With somewhat mixed feelings we decided to continue our tour by driving towards the eastern parts of the area. Following a narrow paved road we drove up to Vista Encantada, where we finally got a glimpse of what we had come to see. From here the canyon seemed a lot deeper and more barren, the way we thought it would be. There were a few people at the viewpoint but not nearly as many as there were at the visitor center which probably improved the experience a little. Continuing further we stopped next at Roosevelt Point and did the very short walk there, finding it almost covered in hay. Things seemed to be improving by the minute. American national parks are a driver's paradise, usually you can get a pretty good idea of the main sights without ever leaving your car. As a result, most people hardly ever do, which means that if you are willing to walk even a little further than the main trails you can find yourself enjoying them completely alone.
Cape Royal was a prime example of the negative side of the previous remark. There we found a big parking lot and a ton of people walking on paved foot paths to see the couple of viewpoints. It was far from crowded but we still figured that we might be able to find someplace a little more secluded still. The views were almost breathtaking for sure, but in the end this wasn't our favorite place to view the canyon from. Still, if one has limited time or mobility, this is probably where I'd start. Here the massive canyon spreads out beneath and around you and at points you can see the Colorado River at the bottom of it. After stopping at Walhalla Overlook we had learned from a ranger there that the river was now more or less the color it used to be before people had started meddling with it. The word Colorado is a twisted form of the original "Color Rado", meaning the color red. Nowadays the river is usually dark green, but in the olden days, before man made dams, it used to run red or muddy. Due to recent rains the original color had returned for a while and we got to see the river as it was meant to be. It turned out to be surprisingly hard to make out of the scenery, since it looked almost like a small dirt road at the bottom of the canyon.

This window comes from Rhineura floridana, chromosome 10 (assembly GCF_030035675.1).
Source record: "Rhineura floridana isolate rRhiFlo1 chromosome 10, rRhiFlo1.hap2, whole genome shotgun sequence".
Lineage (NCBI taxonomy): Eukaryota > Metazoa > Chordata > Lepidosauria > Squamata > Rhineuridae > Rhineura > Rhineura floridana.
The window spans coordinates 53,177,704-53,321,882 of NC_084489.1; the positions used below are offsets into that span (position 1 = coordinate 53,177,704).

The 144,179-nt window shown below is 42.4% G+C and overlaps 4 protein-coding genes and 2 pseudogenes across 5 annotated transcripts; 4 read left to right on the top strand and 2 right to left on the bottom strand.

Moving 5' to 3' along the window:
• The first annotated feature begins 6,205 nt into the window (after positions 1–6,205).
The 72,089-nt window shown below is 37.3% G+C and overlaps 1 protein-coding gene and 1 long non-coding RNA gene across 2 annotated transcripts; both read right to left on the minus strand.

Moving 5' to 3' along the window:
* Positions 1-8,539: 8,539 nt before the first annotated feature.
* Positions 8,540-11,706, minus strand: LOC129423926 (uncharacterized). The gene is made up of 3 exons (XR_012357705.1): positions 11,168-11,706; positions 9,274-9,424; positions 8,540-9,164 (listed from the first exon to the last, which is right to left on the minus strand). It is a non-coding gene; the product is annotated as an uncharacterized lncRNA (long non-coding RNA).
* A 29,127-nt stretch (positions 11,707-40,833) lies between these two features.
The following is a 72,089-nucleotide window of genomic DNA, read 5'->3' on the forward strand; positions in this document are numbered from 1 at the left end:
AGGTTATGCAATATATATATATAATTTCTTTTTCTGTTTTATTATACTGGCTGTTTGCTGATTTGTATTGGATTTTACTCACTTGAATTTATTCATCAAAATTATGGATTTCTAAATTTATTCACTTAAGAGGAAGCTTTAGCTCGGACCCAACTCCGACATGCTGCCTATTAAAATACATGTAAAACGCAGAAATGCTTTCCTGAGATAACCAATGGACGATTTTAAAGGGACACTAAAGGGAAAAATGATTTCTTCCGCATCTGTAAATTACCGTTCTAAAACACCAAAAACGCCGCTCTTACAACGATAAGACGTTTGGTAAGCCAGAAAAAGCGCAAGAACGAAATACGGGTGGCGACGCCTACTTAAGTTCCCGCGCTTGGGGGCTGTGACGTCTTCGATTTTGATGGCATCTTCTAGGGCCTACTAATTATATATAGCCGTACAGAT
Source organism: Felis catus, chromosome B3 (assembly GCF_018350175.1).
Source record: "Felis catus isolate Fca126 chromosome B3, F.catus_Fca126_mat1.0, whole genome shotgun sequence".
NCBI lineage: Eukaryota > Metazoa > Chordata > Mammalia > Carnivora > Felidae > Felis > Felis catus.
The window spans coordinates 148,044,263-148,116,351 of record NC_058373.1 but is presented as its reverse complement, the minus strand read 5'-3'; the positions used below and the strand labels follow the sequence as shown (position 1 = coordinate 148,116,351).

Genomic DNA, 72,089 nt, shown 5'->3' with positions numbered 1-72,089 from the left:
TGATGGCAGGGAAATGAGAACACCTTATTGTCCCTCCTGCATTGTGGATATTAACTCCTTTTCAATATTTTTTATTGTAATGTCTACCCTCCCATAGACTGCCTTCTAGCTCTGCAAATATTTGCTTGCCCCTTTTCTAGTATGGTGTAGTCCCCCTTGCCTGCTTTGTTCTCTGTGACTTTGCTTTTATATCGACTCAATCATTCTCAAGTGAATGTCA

After Cape Royal we headed back towards one of the trails that was recommended to us. Cape Final Trail started from a spot that was not quite a parking lot but was used as one anyway. It definitely looked promising, apart from us there was only one car there parked on the small opening under the trees. We took a little water and snacks with us and headed into the forest, following the trail up a gentle slope. Here we saw our first Kaibab squirrel, a type of squirrel found only in this area and instantly recognizable by its fluffy white tail. Apart from the little creature and the trees there were no signs of life on the trail. The same was true at the first viewpoint we came to, we got to enjoy it all by ourselves. We found the people from the other car at the second lookout, in a deep state of awe as they took in the scenery from their own personal ledge. Continuing further still we stumbled on one of the most perfect camping spots we've ever seen, set right next to the cliff with perfect views of the canyon. There was a sign there marking the spot as a tent site, but we didn't have a tent or a permit to set one up. Following another sign to the end of the trail at Cape Final we found ourselves climbing a rock formation dangling high above the ravine.